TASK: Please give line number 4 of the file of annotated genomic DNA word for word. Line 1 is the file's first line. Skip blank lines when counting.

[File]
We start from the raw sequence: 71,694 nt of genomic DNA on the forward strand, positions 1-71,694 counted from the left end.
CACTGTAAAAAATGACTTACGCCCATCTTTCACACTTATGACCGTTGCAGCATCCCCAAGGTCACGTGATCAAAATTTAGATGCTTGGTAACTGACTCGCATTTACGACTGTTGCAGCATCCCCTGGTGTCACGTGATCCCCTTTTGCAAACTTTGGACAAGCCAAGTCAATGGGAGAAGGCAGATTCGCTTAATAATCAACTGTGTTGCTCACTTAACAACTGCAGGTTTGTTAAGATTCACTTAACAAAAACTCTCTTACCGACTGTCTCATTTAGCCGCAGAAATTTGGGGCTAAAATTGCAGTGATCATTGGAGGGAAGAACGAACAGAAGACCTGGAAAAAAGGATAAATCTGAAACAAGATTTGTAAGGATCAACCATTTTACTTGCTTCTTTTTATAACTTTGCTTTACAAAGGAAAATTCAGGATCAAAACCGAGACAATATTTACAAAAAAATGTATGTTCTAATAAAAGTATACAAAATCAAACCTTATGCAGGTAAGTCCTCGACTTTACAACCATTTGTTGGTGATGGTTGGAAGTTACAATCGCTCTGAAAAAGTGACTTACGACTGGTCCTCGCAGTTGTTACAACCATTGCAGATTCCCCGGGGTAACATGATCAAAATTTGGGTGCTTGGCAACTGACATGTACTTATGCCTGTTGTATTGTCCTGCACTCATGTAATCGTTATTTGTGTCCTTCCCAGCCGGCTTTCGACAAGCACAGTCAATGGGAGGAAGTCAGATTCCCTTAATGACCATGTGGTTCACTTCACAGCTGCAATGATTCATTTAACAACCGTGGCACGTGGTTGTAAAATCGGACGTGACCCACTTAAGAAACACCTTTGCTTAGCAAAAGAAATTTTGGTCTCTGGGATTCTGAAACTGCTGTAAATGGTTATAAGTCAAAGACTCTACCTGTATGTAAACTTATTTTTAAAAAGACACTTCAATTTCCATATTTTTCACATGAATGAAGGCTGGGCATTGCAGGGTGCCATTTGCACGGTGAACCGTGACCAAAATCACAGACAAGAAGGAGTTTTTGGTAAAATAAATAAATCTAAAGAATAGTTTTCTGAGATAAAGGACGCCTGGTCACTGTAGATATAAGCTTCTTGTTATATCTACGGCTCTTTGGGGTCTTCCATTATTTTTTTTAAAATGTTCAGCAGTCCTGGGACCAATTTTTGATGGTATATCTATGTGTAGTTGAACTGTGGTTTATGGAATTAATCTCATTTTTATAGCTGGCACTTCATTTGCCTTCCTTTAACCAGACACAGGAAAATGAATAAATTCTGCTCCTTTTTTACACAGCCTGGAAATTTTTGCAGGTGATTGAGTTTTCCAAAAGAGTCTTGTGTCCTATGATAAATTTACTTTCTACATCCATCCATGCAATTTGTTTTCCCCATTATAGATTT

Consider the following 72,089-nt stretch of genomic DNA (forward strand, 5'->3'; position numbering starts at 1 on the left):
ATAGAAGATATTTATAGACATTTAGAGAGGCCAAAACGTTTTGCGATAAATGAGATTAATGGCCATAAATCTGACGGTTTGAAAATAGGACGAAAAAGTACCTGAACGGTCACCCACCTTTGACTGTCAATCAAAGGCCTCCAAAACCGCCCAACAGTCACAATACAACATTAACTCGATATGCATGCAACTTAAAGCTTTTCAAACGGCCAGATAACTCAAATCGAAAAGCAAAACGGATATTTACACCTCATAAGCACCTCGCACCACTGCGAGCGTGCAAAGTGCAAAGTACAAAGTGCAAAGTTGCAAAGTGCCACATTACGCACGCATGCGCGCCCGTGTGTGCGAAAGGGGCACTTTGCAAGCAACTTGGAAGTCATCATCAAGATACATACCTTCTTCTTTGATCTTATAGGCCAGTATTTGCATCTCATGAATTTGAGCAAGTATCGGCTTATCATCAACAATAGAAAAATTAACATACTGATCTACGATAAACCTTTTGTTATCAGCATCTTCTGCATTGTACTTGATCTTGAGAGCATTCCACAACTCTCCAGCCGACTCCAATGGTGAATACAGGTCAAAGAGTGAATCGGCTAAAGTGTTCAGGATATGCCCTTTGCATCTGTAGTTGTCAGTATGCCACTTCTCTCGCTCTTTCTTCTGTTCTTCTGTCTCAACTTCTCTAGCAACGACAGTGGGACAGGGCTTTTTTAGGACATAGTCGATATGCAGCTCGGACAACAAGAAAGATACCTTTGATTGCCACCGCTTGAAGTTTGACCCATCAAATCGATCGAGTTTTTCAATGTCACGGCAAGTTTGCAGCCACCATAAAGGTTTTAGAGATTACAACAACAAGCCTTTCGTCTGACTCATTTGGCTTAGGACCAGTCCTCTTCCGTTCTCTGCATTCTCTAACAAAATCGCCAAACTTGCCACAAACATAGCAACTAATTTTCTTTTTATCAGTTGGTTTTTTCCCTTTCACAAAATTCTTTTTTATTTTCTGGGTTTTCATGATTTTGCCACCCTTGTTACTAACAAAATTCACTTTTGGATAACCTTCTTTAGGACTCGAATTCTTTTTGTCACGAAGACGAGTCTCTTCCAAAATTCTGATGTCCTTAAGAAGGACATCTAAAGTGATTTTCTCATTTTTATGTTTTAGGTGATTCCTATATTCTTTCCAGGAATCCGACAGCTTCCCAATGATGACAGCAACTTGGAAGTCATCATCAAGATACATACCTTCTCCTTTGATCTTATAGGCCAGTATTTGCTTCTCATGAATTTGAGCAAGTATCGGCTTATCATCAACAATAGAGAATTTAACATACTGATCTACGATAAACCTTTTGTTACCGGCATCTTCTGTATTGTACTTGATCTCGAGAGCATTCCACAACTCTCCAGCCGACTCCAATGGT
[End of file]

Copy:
ATAGAAGATATTTATAGACATTTAGAGAGGCCAAAACGTTTTGCGATAAATGAGATTAATGGCCATAAATCTGACGGTTTGAAAATAGGACGAAAAAGTACCTGAACGGTCACCCACCTTTGACTGTCAATCAAAGGCCTCCAAAACCGCCCAACAGTCACAATACAACATTAACTCGATATGCATGCAACTTAAAGCTTTTCAAACGGCCAGATAACTCAAATCGAAAAGCAAAACGGATATTTACACCTCATAAGCACCTCGCACCACTGCGAGCGTGCAAAGTGCAAAGTACAAAGTGCAAAGTTGCAAAGTGCCACATTACGCACGCATGCGCGCCCGTGTGTGCGAAAGGGGCACTTTGCAAGCAACTTGGAAGTCATCATCAAGATACATACCTTCTTCTTTGATCTTATAGGCCAGTATTTGCATCTCATGAATTTGAGCAAGTATCGGCTTATCATCAACAATAGAAAAATTAACATACTGATCTACGATAAACCTTTTGTTATCAGCATCTTCTGCATTGTACTTGATCTTGAGAGCATTCCACAACTCTCCAGCCGACTCCAATGGTGAATACAGGTCAAAGAGTGAATCGGCTAAAGTGTTCAGGATATGCCCTTTGCATCTGTAGTTGTCAGTATGCCACTTCTCTCGCTCTTTCTTCTGTTCTTCTGTCTCAACTTCTCTAGCAACGACAGTGGGACAGGGCTTTTTTAGGACATAGTCGATATGCAGCTCGGACAACAAGAAAGATACCTTTGATTGCCACCGCTTGAAGTTTGACCCATCAAATCGATCGAGTTTTTCAATGTCACGGCAAGTTTGCAGCCACCATAAAGGTTTTAGAGATTACAACAACAAGCCTTTCGTCTGACTCATTTGGCTTAGGACCAGTCCTCTTCCGTTCTCTGCATTCTCTAACAAAATCGCCAAACTTGCCACAAACATAGCAACTAATTTTCTTTTTATCAGTTGGTTTTTTCCCTTTCACAAAATTCTTTTTTATTTTCTGGGTTTTCATGATTTTGCCACCCTTGTTACTAACAAAATTCACTTTTGGATAACCTTCTTTAGGACTCGAATTCTTTTTGTCACGAAGACGAGTCTCTTCCAAAATTCTGATGTCCTTAAGAAGGACATCTAAAGTGATTTTCTCATTTTTATGTTTTAGGTGATTCCTATATTCTTTCCAGGAATCCGACAGCTTCCCAATGATGACAGCAACTTGGAAGTCATCATCAAGATACATACCTTCTCCTTTGATCTTATAGGCCAGTATTTGCTTCTCATGAATTTGAGCAAGTATCGGCTTATCATCAACAATAGAGAATTTAACATACTGATCTACGATAAACCTTTTGTTACCGGCATCTTCTGTATTGTACTTGATCTCGAGAGCATTCCACAACTCTCCAGCCGACTCCAATGGT